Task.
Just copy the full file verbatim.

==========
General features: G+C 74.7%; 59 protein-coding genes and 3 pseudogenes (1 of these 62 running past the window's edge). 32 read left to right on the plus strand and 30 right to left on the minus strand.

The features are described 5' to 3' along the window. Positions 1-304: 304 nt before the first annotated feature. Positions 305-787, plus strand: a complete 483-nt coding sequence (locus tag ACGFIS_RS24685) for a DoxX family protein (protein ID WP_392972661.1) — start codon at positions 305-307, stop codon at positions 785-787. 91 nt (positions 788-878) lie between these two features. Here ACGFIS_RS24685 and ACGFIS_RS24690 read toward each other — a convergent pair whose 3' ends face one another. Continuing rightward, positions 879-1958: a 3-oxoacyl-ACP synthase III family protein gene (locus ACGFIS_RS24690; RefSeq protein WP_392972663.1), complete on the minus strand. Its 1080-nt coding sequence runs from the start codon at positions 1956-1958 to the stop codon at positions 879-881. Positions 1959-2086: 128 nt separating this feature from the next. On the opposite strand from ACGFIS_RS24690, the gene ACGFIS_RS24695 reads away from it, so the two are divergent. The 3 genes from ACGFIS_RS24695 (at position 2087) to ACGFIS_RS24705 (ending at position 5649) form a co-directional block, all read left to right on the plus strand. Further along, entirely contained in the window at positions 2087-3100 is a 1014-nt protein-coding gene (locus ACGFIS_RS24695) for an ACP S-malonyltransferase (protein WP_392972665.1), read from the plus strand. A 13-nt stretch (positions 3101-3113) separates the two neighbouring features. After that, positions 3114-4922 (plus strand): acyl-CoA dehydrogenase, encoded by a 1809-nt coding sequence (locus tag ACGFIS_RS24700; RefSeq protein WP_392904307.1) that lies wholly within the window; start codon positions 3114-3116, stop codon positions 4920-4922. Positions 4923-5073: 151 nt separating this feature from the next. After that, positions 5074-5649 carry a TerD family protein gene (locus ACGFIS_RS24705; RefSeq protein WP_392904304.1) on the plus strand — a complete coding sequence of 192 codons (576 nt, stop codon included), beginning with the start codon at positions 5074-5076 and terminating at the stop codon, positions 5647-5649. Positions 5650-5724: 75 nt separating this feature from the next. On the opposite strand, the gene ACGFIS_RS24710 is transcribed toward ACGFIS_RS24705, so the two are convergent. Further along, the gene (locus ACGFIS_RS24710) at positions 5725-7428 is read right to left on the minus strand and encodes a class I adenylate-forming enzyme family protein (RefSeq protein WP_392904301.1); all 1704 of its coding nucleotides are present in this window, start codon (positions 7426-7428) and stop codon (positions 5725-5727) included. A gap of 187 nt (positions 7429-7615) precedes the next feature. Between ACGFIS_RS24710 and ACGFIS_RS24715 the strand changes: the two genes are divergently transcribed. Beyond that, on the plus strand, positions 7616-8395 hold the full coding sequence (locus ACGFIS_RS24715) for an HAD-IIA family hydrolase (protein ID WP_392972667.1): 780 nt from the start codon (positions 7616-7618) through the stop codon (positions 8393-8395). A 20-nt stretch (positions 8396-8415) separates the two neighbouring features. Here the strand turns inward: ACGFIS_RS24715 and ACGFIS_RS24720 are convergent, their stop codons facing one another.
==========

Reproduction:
General features: G+C 74.7%; 59 protein-coding genes and 3 pseudogenes (1 of these 62 running past the window's edge). 32 read left to right on the plus strand and 30 right to left on the minus strand.

The features are described 5' to 3' along the window. Positions 1-304: 304 nt before the first annotated feature. Positions 305-787, plus strand: a complete 483-nt coding sequence (locus tag ACGFIS_RS24685) for a DoxX family protein (protein ID WP_392972661.1) — start codon at positions 305-307, stop codon at positions 785-787. 91 nt (positions 788-878) lie between these two features. Here ACGFIS_RS24685 and ACGFIS_RS24690 read toward each other — a convergent pair whose 3' ends face one another. Continuing rightward, positions 879-1958: a 3-oxoacyl-ACP synthase III family protein gene (locus ACGFIS_RS24690; RefSeq protein WP_392972663.1), complete on the minus strand. Its 1080-nt coding sequence runs from the start codon at positions 1956-1958 to the stop codon at positions 879-881. Positions 1959-2086: 128 nt separating this feature from the next. On the opposite strand from ACGFIS_RS24690, the gene ACGFIS_RS24695 reads away from it, so the two are divergent. The 3 genes from ACGFIS_RS24695 (at position 2087) to ACGFIS_RS24705 (ending at position 5649) form a co-directional block, all read left to right on the plus strand. Further along, entirely contained in the window at positions 2087-3100 is a 1014-nt protein-coding gene (locus ACGFIS_RS24695) for an ACP S-malonyltransferase (protein WP_392972665.1), read from the plus strand. A 13-nt stretch (positions 3101-3113) separates the two neighbouring features. After that, positions 3114-4922 (plus strand): acyl-CoA dehydrogenase, encoded by a 1809-nt coding sequence (locus tag ACGFIS_RS24700; RefSeq protein WP_392904307.1) that lies wholly within the window; start codon positions 3114-3116, stop codon positions 4920-4922. Positions 4923-5073: 151 nt separating this feature from the next. After that, positions 5074-5649 carry a TerD family protein gene (locus ACGFIS_RS24705; RefSeq protein WP_392904304.1) on the plus strand — a complete coding sequence of 192 codons (576 nt, stop codon included), beginning with the start codon at positions 5074-5076 and terminating at the stop codon, positions 5647-5649. Positions 5650-5724: 75 nt separating this feature from the next. On the opposite strand, the gene ACGFIS_RS24710 is transcribed toward ACGFIS_RS24705, so the two are convergent. Further along, the gene (locus ACGFIS_RS24710) at positions 5725-7428 is read right to left on the minus strand and encodes a class I adenylate-forming enzyme family protein (RefSeq protein WP_392904301.1); all 1704 of its coding nucleotides are present in this window, start codon (positions 7426-7428) and stop codon (positions 5725-5727) included. A gap of 187 nt (positions 7429-7615) precedes the next feature. Between ACGFIS_RS24710 and ACGFIS_RS24715 the strand changes: the two genes are divergently transcribed. Beyond that, on the plus strand, positions 7616-8395 hold the full coding sequence (locus ACGFIS_RS24715) for an HAD-IIA family hydrolase (protein ID WP_392972667.1): 780 nt from the start codon (positions 7616-7618) through the stop codon (positions 8393-8395). A 20-nt stretch (positions 8396-8415) separates the two neighbouring features. Here the strand turns inward: ACGFIS_RS24715 and ACGFIS_RS24720 are convergent, their stop codons facing one another.